Judge Mitchell Hattaway wasn't exactly wowed by this anime series, but he's still a sucker for a cute chick with a gun.
Her name is Mikura, and she's all about service with a smile.
Mikura, Harada, and Pops Kurokawa are the Danger Service Agency (DSA), a freelance detective agency operating outside the law. If a job needs to be done, and if the authorities need to be kept in the dark, they're the ones to call. Payment upfront is preferred.
With its reckless, gun-toting heroine, oddball supporting characters, over-the-top violence, and paranormal plots, the anime series Mezzo plays like an episode of The X-Files crossed with a Luc Besson movie, and I mean that as a compliment. There's just enough action and humor to keep this thing moderately interesting, but you'll forget it the moments it's over. There are really no surprises in the plots (you can see the twists in the stories coming from a mile away), and each storyline is really just an excuse to stage the action scenes. The plots can also seem overly familiar. The villain in the second episode resembles Neo a little too much, right down to his wardrobe and the way in which he stops bullets mid-flight. The third installment is reminiscent of Ronin, from the double- and triple-crosses right down to the mysterious, shiny briefcase. The final episode presented here has a plot structure similar to that of Stanley Kubrick's The Killing. (This episode also flashes back to Mezzo Forte, an earlier Original Video Animation release, which looks to be much more violent and much more interesting than the subsequent series, but unfortunately only seems to be available in the U.S. in an expurgated version.) There's also an annoying little girl who idolizes Mikura and keeps popping up at inopportune moments; I imagine there's something to this plot thread, I just can't imagine what. Still, despite the seeming lapses in creativity, I was marginally entertained. By the way, for those of you keeping score, there's only one gratuitous shower scene.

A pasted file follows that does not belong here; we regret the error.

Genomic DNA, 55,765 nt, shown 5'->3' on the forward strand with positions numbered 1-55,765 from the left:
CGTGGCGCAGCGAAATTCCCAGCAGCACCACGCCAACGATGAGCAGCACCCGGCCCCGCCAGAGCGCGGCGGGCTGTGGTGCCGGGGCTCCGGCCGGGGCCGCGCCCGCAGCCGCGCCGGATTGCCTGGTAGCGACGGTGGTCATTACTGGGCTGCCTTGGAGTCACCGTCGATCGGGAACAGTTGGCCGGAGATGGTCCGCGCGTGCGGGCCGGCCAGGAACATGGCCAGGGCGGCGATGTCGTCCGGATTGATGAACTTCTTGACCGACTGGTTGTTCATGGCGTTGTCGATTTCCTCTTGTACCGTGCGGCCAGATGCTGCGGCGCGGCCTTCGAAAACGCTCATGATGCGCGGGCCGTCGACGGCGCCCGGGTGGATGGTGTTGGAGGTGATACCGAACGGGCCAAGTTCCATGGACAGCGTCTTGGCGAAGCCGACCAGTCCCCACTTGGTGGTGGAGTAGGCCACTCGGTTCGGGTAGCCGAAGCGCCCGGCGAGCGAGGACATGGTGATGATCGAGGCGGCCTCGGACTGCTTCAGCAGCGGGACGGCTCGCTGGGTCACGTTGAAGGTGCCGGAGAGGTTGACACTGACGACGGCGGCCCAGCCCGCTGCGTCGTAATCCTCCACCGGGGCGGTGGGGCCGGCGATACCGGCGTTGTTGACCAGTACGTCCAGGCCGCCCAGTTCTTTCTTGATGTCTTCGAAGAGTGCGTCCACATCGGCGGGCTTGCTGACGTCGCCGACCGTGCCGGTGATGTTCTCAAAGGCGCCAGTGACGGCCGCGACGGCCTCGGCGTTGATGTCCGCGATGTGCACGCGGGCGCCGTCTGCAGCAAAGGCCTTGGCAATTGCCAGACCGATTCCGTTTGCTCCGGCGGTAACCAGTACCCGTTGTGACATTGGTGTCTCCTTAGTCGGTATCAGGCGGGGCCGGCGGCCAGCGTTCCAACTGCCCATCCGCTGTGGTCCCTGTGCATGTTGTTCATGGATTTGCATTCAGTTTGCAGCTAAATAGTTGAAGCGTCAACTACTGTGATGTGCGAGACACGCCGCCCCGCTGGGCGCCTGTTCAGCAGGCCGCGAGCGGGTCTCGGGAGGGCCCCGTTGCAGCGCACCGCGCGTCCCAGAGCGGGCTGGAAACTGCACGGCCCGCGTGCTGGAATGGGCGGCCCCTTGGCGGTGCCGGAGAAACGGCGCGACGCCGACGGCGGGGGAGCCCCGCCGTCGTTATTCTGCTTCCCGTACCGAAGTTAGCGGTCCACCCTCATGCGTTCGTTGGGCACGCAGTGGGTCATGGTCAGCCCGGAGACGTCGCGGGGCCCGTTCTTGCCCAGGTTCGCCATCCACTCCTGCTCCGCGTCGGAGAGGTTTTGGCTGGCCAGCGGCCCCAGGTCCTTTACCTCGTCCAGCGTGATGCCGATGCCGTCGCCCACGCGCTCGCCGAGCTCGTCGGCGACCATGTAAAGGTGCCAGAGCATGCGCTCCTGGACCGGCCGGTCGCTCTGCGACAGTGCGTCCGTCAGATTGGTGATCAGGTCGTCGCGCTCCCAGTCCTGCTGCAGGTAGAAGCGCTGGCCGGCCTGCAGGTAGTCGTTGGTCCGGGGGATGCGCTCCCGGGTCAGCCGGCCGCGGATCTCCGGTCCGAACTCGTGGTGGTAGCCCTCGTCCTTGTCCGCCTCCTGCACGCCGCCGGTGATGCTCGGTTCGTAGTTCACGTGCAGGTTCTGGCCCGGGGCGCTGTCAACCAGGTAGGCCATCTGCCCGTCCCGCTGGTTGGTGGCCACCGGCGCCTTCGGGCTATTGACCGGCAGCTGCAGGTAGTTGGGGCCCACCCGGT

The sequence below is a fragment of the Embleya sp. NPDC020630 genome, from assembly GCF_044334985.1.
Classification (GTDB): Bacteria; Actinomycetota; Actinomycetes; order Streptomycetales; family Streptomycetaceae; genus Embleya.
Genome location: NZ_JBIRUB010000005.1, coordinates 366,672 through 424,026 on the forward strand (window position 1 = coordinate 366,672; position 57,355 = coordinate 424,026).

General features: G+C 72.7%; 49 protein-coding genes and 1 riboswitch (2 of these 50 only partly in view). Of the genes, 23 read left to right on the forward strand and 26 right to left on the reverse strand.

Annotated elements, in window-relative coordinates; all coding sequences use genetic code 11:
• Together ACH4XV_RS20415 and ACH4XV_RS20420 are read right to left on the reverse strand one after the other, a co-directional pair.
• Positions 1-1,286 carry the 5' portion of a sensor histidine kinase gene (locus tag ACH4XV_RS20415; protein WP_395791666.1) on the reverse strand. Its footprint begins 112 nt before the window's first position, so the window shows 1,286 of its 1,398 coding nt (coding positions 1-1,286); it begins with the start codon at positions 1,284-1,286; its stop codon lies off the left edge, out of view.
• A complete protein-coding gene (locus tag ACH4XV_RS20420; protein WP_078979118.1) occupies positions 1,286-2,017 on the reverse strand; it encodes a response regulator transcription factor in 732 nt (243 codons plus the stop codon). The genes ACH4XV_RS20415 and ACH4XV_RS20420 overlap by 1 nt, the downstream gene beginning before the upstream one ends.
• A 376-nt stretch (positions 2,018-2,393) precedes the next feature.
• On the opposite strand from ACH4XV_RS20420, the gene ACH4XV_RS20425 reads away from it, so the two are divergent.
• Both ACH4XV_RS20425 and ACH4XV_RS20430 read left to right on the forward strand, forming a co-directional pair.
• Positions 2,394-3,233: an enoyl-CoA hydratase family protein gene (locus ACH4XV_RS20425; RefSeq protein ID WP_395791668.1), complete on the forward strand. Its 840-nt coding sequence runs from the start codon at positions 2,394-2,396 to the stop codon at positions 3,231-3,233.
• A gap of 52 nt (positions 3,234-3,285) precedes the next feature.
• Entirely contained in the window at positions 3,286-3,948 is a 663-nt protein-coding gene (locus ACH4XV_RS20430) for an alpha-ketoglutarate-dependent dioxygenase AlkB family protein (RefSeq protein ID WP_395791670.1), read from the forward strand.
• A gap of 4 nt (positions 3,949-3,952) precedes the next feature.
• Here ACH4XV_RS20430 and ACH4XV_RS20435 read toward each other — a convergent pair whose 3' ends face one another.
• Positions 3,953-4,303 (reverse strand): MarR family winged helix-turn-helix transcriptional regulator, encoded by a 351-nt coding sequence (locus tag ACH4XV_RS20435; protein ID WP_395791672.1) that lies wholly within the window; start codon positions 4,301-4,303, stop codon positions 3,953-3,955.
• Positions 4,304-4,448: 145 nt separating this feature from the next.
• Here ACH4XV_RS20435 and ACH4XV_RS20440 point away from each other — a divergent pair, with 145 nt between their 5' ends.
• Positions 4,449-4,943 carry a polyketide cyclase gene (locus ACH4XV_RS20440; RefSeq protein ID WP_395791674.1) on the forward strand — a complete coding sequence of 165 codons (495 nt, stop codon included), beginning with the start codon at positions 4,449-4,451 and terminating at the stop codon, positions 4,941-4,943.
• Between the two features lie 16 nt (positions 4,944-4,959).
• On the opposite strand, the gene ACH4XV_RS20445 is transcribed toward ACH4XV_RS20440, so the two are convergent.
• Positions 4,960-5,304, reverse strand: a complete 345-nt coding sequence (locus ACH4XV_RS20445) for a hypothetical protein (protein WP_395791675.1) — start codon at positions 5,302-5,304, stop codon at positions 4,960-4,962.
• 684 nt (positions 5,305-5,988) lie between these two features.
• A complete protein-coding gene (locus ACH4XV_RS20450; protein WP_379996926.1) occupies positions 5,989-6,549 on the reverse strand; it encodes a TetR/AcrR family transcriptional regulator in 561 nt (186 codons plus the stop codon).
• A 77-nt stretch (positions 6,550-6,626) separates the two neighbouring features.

ADV Films has done another fantastic job on the audio and video end. The picture is absolutely perfect; there are no flaws whatsoever. (The Pepto Bismol pink of the DSA's old Volkswagen really pops off the screen.) The original Japanese stereo audio has very good channel separation and a much wider soundstage than I had anticipated. The English 5.1 mix is rather robust, with good directional effects and a healthy amount of bass activity, causing me to wish the Japanese track had been given the full surround treatment. Extras include clean opening and closing animation, production sketches, and ADV's standard previews.
Mezzo: Shell One is fairly entertaining, so the court finds the defendants in this case not guilty, although it was close call. We only hope future installments don't cause this verdict to be overturned.
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